It’s also vital to make sure that you are seeing a licensed professional as there is always a risk of infection when an IV drip is inserted. Too much of any one vitamin can increase the risk to the body. For example, many IV drips contain a large amount of vitamin C. Too much vitamin C is not good for the body. There have been cases reported of kidney stones and even renal failure as a result of too much vitamin C in the body. This risk is particularly prevalent in men. 

Image courtesy of Kendall Jenner via Instagram

Many celebrities use IV therapy to boost energy and stamina. Celebs like Chrissy Teigan and Adele are big advocates for the use of IV booster therapy. Kendall Jenner, on the other hand, was hospitalized ahead of the 2018 Oscars after receiving a ‘Myers cocktail’ vitamin IV drip. The issue is that many places don’t check for vitamin deficiencies prior to administering the drip.

This is what causes an overload of vitamins in the system and poses a risk to personal health. Another issue is that some vitamins and minerals interact negatively with each other. This can happen if the drip is not mixed or administered by a licensed professional. For example, fat-soluble and water-soluble vitamins should ideally not be mixed. Too much of a good thing is a reality here. Dr. Jonathann Kuo, an anesthesiology specialist, explained to Vogue that IV drips should not be administered more frequently than every two weeks. 

Experience: IV Lounge Dainfern

In line with COVID-19 compliance, upon entering the IV Lounge, my temperature was taken, and I was required to sign the compliance forms. I was then required to fill out a fairly extensive medical form. This only has to be done once, on your first visit. It does take a while to fill out all the forms, but it’s vital that you complete them honestly. The nurse will look at the form and evaluate your answers as well as what medication you are taking. Some medications may not mix well with some drips – this is why being honest is vital. It can be very risky for your health to introduce vitamins that might react badly to your medication into your body. 

The space is relatively small, accommodating only about 8 people at a time. The chairs are sufficiently socially distanced and there is a more private section in the back that has a TV on which you can enjoy Netflix. These seats in the back room are also divided by walls. The lounge is quiet and relaxing and is quite obviously designed for self-care. Each drip takes about 45 minutes to run irrespective of the size. 

All the differently sized drips run at the same pace. The slow rate of infusion is designed to prevent the body from being overloaded with vitamins. The drips are inserted by registered nurses whose main priority is the welfare of the patients. The IV Lounge is a registered medical practice and is run under the watchful eye of two general practitioners (GP’s). The GP’s involved are Dr. Maricia and Dr. Kris Goodwin. Dr, Maricia is an expert in both aesthetic and functional medicine. Dr. Kris Goodwin is a registered medical practitioner and has a passion for anesthetics and IV therapy.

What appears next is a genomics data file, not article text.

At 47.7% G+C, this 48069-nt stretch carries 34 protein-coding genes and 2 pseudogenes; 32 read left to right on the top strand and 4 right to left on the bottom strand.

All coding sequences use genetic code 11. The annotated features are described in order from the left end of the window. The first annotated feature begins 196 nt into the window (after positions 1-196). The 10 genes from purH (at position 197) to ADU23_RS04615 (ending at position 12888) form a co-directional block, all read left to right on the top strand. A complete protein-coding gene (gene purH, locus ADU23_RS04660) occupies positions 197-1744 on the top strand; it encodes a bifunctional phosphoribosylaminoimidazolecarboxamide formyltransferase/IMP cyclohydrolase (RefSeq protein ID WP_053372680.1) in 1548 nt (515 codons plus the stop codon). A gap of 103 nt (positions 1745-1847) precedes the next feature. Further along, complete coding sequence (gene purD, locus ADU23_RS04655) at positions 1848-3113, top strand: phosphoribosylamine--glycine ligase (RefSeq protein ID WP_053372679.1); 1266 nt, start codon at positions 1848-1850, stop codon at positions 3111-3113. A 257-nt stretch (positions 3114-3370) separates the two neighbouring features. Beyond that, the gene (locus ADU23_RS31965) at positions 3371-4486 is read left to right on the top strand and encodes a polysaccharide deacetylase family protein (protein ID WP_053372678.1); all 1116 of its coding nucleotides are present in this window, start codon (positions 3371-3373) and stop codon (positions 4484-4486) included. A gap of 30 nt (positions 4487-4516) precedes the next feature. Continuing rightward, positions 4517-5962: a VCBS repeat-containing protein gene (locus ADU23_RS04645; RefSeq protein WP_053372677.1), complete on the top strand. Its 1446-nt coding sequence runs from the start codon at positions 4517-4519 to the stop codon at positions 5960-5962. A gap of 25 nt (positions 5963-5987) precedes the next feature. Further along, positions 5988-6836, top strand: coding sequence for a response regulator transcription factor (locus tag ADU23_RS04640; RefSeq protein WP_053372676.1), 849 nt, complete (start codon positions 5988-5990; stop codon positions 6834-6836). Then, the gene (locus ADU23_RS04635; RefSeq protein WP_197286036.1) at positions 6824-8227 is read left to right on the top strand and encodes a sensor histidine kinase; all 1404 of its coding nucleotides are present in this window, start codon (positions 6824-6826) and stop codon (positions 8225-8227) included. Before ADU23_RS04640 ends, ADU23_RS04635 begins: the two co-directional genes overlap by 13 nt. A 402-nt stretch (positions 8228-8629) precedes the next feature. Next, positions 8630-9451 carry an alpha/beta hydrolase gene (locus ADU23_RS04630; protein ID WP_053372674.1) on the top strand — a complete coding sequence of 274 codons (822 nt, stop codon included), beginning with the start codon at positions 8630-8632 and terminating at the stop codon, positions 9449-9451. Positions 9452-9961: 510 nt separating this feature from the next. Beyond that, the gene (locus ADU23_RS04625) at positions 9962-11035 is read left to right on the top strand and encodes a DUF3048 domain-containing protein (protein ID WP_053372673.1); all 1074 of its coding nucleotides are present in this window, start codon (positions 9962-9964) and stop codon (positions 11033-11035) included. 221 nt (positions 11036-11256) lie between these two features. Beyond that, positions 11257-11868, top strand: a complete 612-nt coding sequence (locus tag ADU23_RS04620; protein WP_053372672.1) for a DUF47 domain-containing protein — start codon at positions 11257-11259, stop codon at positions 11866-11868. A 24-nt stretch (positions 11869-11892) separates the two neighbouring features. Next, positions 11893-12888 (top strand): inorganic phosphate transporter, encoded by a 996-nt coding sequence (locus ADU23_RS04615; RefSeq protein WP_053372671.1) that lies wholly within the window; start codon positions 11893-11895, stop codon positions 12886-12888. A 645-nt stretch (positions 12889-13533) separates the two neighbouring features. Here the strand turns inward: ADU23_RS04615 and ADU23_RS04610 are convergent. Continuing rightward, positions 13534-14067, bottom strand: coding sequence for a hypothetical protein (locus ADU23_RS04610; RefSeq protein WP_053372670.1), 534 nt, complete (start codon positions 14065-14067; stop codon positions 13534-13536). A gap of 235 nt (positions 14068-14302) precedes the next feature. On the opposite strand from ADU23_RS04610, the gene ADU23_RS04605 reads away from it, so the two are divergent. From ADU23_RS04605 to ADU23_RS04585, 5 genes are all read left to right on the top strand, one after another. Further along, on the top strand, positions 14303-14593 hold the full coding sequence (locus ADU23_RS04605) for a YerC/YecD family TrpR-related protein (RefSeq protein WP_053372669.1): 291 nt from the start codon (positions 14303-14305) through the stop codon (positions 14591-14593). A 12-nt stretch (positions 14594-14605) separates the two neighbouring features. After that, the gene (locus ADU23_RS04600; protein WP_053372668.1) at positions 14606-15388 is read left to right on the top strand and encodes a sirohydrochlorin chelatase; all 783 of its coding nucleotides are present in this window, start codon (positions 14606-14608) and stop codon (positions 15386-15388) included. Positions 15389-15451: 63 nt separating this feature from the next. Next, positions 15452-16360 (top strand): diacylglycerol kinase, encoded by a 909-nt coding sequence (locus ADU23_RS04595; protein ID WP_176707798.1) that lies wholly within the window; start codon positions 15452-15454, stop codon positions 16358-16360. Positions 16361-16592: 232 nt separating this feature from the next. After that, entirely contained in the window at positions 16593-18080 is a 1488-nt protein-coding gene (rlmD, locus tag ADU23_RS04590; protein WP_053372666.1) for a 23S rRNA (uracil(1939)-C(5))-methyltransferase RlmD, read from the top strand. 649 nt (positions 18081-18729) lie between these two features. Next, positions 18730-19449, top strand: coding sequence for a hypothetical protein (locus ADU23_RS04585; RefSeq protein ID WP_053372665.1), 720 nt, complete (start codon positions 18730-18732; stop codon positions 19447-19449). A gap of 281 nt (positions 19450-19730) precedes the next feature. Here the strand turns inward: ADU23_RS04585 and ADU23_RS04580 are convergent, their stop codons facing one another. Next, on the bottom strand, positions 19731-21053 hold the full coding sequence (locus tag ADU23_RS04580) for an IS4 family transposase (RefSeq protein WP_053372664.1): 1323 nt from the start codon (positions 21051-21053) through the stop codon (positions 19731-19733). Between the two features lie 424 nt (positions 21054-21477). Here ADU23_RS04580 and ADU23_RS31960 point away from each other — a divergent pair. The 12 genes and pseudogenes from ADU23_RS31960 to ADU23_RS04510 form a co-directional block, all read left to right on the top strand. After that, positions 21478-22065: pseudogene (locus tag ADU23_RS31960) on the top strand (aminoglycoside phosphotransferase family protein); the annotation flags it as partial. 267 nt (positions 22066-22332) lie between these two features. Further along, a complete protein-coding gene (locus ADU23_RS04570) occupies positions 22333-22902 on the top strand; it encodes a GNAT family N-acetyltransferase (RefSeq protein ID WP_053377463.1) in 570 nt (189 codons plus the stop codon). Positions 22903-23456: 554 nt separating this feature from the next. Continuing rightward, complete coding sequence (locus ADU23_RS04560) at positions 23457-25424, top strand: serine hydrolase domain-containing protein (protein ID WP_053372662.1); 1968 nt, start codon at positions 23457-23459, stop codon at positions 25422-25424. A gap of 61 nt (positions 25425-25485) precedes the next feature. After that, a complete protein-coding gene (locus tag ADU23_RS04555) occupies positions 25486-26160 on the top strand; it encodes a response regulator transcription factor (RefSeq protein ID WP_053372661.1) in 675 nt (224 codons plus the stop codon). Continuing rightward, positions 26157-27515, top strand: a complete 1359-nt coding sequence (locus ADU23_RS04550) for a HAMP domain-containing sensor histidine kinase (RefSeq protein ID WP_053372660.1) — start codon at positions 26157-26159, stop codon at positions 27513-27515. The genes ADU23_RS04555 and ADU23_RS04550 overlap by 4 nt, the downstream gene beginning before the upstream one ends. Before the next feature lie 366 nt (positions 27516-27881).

The lowdown

The experience itself, it has to be said, was wonderful as well as very relaxing. It was clear that the people who work there are consummate professionals. Personally, I felt a difference when it came to my body, I was definitely energized and lost some weight over the two-week period after the drip. The IV Lounge Dainfern is a registered medical facility. Registered nurses insert the drip and keep a watchful eye over the proceedings.

References:

https://www.healthline.com/health/under-review-IV-vitamin-therapy#In-your-opinion:-Does-it-work?-Why-or-why-not?

https://www.huffpost.com/entry/vitamin-iv-treatment-hangover_n_5c36634be4b05cb31c3f11a3

https://theivlounge.co.za/iv-drips/

https://bbarsf.com/blog/5-reasons-not-to-get-an-iv-vitamin-drip-treatment

https://www.vogue.com/article/kendall-jenner-vitamin-iv-drip-hospital-oscars-after-party

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Katie Hart

Katie Hart is a successful beauty and fashion blogger who is currently studying a BA in Fashion Media at LISOF. Her hobbies include styling, reading, true crime podcasts and singing. She is a lover of all things fashion, but is happiest when sitting with her mini Maltese, Aria.

The content in this editorial is for general information only and is not intended to provide medical or other professional advice. For more information on your medical condition and treatment options, speak to your healthcare professional.